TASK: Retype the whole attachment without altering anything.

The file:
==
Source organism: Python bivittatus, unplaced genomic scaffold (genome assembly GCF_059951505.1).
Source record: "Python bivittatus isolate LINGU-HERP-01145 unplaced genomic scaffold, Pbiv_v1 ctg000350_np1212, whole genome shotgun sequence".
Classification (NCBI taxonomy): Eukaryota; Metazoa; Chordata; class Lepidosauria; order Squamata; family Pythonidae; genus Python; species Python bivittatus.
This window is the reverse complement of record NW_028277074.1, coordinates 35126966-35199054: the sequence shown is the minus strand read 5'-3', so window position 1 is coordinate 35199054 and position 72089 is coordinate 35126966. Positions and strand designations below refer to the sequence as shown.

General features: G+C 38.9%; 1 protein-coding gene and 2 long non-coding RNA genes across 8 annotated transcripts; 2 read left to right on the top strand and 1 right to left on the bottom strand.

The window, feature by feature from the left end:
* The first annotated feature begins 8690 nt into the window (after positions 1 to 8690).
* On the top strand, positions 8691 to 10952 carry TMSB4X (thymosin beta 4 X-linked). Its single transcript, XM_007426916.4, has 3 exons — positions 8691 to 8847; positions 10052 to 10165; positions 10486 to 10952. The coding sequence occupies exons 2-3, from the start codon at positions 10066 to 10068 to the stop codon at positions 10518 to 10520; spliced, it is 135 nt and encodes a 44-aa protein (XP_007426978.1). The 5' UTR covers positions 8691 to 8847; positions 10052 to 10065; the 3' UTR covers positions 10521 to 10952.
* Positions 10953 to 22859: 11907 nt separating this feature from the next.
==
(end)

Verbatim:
Source organism: Python bivittatus, unplaced genomic scaffold (genome assembly GCF_059951505.1).
Source record: "Python bivittatus isolate LINGU-HERP-01145 unplaced genomic scaffold, Pbiv_v1 ctg000350_np1212, whole genome shotgun sequence".
Classification (NCBI taxonomy): Eukaryota; Metazoa; Chordata; class Lepidosauria; order Squamata; family Pythonidae; genus Python; species Python bivittatus.
This window is the reverse complement of record NW_028277074.1, coordinates 35126966-35199054: the sequence shown is the minus strand read 5'-3', so window position 1 is coordinate 35199054 and position 72089 is coordinate 35126966. Positions and strand designations below refer to the sequence as shown.

General features: G+C 38.9%; 1 protein-coding gene and 2 long non-coding RNA genes across 8 annotated transcripts; 2 read left to right on the top strand and 1 right to left on the bottom strand.

The window, feature by feature from the left end:
* The first annotated feature begins 8690 nt into the window (after positions 1 to 8690).
* On the top strand, positions 8691 to 10952 carry TMSB4X (thymosin beta 4 X-linked). Its single transcript, XM_007426916.4, has 3 exons — positions 8691 to 8847; positions 10052 to 10165; positions 10486 to 10952. The coding sequence occupies exons 2-3, from the start codon at positions 10066 to 10068 to the stop codon at positions 10518 to 10520; spliced, it is 135 nt and encodes a 44-aa protein (XP_007426978.1). The 5' UTR covers positions 8691 to 8847; positions 10052 to 10065; the 3' UTR covers positions 10521 to 10952.
* Positions 10953 to 22859: 11907 nt separating this feature from the next.